My original MMA coach. He called me one night, he was at a fight event 45 mins away. He said another girl had backed out of a fight and that they needed someone to fill in.
He said I was more than ready & that I should make the quick drive to hop in. My Mom told me “Now Kola, you’re not gonna know what it’s really like until you try it. You’re not gonna want to go your whole life wondering. Just go! You’ll do great!”.
What are your thoughts right before you enter a cage or step onto the mats for a competition? Do you ever get nervous?
Nerves passed about 2 years into the journey. Now I’m usually thinking about who I do all of this for. “You’ve got 3 boys back home that are waiting for that call, to hear that all the hard work you put in was worth it and that you won. You’ve got a whole community of people relying on you to represent our people to the fullest. Let’s go fuck shit up!”.
Which competition/fight was the most memorable for you? and Why?
I loved my experience with King of the Cage. The promotion was so nice & accommodating. It was an awesome crowd and an awesome match. It’s the most prepared I’ve ever felt for a fight. That’s when I really gained the community’s support on this journey.
What would you tell a woman that wants to pursue similar interests as you but is in fear of the stigma of being perceived as a "tomboy"?
People are gonna think that regardless. So do what you want & do what makes you happy. At the end of it, all are you really going to be worried about what people thought of you?
Was there a difficult moment in your life where jiu-jitsu helped you get through it? If so, please explain.
Struggling with alcoholism and domestic violence, jiu-jitsu came at the more perfect time. I lacked self-esteem and felt worthless. Training kept me sober, but the time on the mat is prepared me and helped motivate me to leave a toxic relationship for the sake of my wellbeing & my kids’ safety.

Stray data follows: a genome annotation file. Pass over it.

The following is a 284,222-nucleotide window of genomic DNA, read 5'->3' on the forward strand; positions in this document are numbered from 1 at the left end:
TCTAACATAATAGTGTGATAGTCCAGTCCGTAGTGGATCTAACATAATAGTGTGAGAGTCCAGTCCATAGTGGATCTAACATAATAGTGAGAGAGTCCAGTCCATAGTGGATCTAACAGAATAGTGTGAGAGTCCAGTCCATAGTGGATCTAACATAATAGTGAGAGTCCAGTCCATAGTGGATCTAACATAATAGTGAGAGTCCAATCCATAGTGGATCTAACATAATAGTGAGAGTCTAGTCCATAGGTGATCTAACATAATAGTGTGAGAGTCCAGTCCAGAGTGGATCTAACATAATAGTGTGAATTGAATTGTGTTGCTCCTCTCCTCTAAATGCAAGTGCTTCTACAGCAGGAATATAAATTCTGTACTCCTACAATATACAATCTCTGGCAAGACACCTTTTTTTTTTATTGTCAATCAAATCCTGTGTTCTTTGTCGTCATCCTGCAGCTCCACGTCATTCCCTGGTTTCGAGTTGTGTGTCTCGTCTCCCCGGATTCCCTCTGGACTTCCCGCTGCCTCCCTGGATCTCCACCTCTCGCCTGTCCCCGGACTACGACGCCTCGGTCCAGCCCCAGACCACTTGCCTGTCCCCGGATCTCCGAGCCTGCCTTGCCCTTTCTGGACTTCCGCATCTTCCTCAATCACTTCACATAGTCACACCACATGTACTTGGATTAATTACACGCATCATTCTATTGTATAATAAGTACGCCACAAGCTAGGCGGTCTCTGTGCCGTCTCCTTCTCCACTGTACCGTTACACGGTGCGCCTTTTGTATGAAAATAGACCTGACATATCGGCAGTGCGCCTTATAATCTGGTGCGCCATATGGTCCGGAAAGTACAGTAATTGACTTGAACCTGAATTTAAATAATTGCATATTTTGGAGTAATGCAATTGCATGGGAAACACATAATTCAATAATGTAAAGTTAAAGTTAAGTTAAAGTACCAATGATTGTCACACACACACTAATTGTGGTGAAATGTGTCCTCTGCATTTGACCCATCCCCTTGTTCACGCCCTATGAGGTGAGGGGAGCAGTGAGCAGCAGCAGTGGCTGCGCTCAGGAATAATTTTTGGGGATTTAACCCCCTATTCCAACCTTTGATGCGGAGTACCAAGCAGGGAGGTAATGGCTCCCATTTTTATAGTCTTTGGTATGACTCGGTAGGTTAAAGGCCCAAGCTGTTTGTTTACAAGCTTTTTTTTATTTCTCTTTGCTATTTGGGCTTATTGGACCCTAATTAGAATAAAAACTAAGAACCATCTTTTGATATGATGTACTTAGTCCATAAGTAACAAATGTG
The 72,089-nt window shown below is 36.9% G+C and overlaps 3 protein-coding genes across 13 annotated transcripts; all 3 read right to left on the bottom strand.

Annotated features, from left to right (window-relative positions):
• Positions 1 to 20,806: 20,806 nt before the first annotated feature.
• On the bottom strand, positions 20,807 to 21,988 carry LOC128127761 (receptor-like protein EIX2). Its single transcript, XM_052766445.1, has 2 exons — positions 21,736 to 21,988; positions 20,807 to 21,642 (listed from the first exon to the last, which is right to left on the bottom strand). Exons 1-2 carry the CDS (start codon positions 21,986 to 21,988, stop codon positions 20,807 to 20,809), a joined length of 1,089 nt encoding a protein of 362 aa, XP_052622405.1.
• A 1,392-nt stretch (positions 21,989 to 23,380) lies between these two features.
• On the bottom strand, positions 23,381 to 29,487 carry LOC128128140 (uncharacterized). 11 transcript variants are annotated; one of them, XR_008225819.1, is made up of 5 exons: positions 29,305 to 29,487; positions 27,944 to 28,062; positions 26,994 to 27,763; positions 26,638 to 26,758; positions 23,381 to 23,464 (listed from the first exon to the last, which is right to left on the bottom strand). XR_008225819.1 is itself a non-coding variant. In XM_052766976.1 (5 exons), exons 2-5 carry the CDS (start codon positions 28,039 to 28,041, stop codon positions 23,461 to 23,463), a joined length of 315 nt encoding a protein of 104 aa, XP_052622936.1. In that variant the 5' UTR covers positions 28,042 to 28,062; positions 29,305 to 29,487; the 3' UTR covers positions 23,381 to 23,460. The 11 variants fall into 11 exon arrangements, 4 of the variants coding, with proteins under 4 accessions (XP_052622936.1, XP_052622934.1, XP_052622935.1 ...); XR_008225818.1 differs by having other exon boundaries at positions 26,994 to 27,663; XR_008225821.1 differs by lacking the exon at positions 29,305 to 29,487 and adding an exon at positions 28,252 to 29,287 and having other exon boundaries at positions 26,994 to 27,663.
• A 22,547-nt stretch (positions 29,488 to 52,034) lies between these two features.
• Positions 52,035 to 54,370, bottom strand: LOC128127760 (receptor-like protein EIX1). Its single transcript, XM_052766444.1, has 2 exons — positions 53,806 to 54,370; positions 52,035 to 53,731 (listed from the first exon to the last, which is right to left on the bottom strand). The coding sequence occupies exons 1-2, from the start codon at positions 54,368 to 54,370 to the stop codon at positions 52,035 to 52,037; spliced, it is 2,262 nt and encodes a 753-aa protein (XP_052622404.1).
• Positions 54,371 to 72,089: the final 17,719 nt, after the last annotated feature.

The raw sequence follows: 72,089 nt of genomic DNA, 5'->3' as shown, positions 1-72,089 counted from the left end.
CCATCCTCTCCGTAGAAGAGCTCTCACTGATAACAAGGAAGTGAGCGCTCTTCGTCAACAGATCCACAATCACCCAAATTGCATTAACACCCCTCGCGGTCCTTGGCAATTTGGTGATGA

What would you tell someone that is going through an abusive relationship and doesn't know how to get out?
I would tell them that they’re worth more than what is happening. They’re worth more than whatever lies they’re being told.
What caused your alcoholism and how did you manage to become sober? Do you have any advice for someone that is struggling with their addictions?
Cultural and generational trauma! Being Native American, we’re born into a world that wants to see us lose, that wants to see us extinct. I decided to try drinking when I was 18 years old, I struggled with alcohol abuse until I was 25 years old. I went out one night during a local event, which is very huge in our town. Very much the cowboys & Indians scene.
I woke up on September 14th, hungover, hurt & feeling very much alone. Even though I had all of these friends, and family, and a relationship, I felt alone. I decided I needed to take a break.
I stayed focused on the NAGA Championships which were being held, a month later, in Miami. The competition came and went and I stayed focused on the next event. I kept competing at least once a month, to stay on track, here I am almost 5 years later.